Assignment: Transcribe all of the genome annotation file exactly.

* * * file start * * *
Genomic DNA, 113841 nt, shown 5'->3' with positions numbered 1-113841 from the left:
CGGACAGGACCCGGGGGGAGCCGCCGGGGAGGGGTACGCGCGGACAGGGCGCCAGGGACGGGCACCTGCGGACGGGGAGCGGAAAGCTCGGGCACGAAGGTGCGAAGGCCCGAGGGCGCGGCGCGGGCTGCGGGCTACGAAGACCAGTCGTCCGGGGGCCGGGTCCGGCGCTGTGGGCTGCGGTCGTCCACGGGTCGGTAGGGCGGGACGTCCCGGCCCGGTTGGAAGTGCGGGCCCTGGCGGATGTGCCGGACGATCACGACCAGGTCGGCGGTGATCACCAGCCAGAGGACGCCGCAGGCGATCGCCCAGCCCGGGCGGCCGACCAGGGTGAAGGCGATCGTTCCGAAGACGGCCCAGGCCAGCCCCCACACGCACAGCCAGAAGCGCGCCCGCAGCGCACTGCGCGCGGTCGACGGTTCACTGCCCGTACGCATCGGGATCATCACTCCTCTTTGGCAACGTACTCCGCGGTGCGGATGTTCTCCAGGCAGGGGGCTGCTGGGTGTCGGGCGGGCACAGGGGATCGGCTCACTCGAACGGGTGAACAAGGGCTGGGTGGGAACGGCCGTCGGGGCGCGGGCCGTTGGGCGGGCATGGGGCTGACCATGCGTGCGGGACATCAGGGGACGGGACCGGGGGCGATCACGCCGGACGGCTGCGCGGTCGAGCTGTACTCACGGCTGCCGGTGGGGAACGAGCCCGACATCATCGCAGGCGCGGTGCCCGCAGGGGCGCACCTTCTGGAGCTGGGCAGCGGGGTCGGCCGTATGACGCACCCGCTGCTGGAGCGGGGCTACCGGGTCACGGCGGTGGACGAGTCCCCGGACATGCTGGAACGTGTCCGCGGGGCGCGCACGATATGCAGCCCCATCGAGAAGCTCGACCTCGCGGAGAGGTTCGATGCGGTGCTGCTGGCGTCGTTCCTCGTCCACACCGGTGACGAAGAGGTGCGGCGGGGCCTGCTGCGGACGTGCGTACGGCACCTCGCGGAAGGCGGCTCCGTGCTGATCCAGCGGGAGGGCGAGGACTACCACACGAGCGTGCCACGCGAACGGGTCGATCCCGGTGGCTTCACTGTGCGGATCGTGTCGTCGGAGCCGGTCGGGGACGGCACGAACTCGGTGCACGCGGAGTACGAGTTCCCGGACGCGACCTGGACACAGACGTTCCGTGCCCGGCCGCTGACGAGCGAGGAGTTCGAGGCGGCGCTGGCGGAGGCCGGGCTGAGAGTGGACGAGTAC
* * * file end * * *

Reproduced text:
Genomic DNA, 113841 nt, shown 5'->3' with positions numbered 1-113841 from the left:
CGGACAGGACCCGGGGGGAGCCGCCGGGGAGGGGTACGCGCGGACAGGGCGCCAGGGACGGGCACCTGCGGACGGGGAGCGGAAAGCTCGGGCACGAAGGTGCGAAGGCCCGAGGGCGCGGCGCGGGCTGCGGGCTACGAAGACCAGTCGTCCGGGGGCCGGGTCCGGCGCTGTGGGCTGCGGTCGTCCACGGGTCGGTAGGGCGGGACGTCCCGGCCCGGTTGGAAGTGCGGGCCCTGGCGGATGTGCCGGACGATCACGACCAGGTCGGCGGTGATCACCAGCCAGAGGACGCCGCAGGCGATCGCCCAGCCCGGGCGGCCGACCAGGGTGAAGGCGATCGTTCCGAAGACGGCCCAGGCCAGCCCCCACACGCACAGCCAGAAGCGCGCCCGCAGCGCACTGCGCGCGGTCGACGGTTCACTGCCCGTACGCATCGGGATCATCACTCCTCTTTGGCAACGTACTCCGCGGTGCGGATGTTCTCCAGGCAGGGGGCTGCTGGGTGTCGGGCGGGCACAGGGGATCGGCTCACTCGAACGGGTGAACAAGGGCTGGGTGGGAACGGCCGTCGGGGCGCGGGCCGTTGGGCGGGCATGGGGCTGACCATGCGTGCGGGACATCAGGGGACGGGACCGGGGGCGATCACGCCGGACGGCTGCGCGGTCGAGCTGTACTCACGGCTGCCGGTGGGGAACGAGCCCGACATCATCGCAGGCGCGGTGCCCGCAGGGGCGCACCTTCTGGAGCTGGGCAGCGGGGTCGGCCGTATGACGCACCCGCTGCTGGAGCGGGGCTACCGGGTCACGGCGGTGGACGAGTCCCCGGACATGCTGGAACGTGTCCGCGGGGCGCGCACGATATGCAGCCCCATCGAGAAGCTCGACCTCGCGGAGAGGTTCGATGCGGTGCTGCTGGCGTCGTTCCTCGTCCACACCGGTGACGAAGAGGTGCGGCGGGGCCTGCTGCGGACGTGCGTACGGCACCTCGCGGAAGGCGGCTCCGTGCTGATCCAGCGGGAGGGCGAGGACTACCACACGAGCGTGCCACGCGAACGGGTCGATCCCGGTGGCTTCACTGTGCGGATCGTGTCGTCGGAGCCGGTCGGGGACGGCACGAACTCGGTGCACGCGGAGTACGAGTTCCCGGACGCGACCTGGACACAGACGTTCCGTGCCCGGCCGCTGACGAGCGAGGAGTTCGAGGCGGCGCTGGCGGAGGCCGGGCTGAGAGTGGACGAGTAC